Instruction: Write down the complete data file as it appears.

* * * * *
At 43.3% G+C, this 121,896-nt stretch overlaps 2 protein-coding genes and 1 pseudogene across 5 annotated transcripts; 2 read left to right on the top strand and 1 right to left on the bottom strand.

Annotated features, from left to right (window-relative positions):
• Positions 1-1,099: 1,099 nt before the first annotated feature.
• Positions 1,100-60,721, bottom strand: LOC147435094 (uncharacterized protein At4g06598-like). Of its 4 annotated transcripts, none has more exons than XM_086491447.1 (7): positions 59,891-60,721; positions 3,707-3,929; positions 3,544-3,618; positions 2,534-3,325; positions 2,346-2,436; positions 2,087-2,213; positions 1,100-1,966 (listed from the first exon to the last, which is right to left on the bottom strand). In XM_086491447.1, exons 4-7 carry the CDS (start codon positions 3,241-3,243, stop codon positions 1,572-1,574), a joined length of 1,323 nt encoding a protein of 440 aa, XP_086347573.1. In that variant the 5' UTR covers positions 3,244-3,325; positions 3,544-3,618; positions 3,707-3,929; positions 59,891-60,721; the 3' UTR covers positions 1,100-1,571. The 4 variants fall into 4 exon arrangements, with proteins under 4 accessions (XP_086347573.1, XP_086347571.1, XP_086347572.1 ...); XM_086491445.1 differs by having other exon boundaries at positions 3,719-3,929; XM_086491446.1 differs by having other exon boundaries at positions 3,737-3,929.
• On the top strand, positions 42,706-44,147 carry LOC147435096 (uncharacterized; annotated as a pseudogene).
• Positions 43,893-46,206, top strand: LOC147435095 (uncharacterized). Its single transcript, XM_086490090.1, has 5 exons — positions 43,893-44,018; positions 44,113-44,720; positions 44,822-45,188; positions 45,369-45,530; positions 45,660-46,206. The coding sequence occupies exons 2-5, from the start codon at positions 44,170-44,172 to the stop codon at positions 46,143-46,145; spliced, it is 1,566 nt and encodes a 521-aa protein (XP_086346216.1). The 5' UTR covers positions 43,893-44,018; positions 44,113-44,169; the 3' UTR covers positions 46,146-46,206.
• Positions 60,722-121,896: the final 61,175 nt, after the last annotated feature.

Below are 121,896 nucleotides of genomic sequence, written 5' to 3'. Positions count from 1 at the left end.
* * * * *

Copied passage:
At 43.3% G+C, this 121,896-nt stretch overlaps 2 protein-coding genes and 1 pseudogene across 5 annotated transcripts; 2 read left to right on the top strand and 1 right to left on the bottom strand.

Annotated features, from left to right (window-relative positions):
• Positions 1-1,099: 1,099 nt before the first annotated feature.
• Positions 1,100-60,721, bottom strand: LOC147435094 (uncharacterized protein At4g06598-like). Of its 4 annotated transcripts, none has more exons than XM_086491447.1 (7): positions 59,891-60,721; positions 3,707-3,929; positions 3,544-3,618; positions 2,534-3,325; positions 2,346-2,436; positions 2,087-2,213; positions 1,100-1,966 (listed from the first exon to the last, which is right to left on the bottom strand). In XM_086491447.1, exons 4-7 carry the CDS (start codon positions 3,241-3,243, stop codon positions 1,572-1,574), a joined length of 1,323 nt encoding a protein of 440 aa, XP_086347573.1. In that variant the 5' UTR covers positions 3,244-3,325; positions 3,544-3,618; positions 3,707-3,929; positions 59,891-60,721; the 3' UTR covers positions 1,100-1,571. The 4 variants fall into 4 exon arrangements, with proteins under 4 accessions (XP_086347573.1, XP_086347571.1, XP_086347572.1 ...); XM_086491445.1 differs by having other exon boundaries at positions 3,719-3,929; XM_086491446.1 differs by having other exon boundaries at positions 3,737-3,929.
• On the top strand, positions 42,706-44,147 carry LOC147435096 (uncharacterized; annotated as a pseudogene).
• Positions 43,893-46,206, top strand: LOC147435095 (uncharacterized). Its single transcript, XM_086490090.1, has 5 exons — positions 43,893-44,018; positions 44,113-44,720; positions 44,822-45,188; positions 45,369-45,530; positions 45,660-46,206. The coding sequence occupies exons 2-5, from the start codon at positions 44,170-44,172 to the stop codon at positions 46,143-46,145; spliced, it is 1,566 nt and encodes a 521-aa protein (XP_086346216.1). The 5' UTR covers positions 43,893-44,018; positions 44,113-44,169; the 3' UTR covers positions 46,146-46,206.
• Positions 60,722-121,896: the final 61,175 nt, after the last annotated feature.

Below are 121,896 nucleotides of genomic sequence, written 5' to 3'. Positions count from 1 at the left end.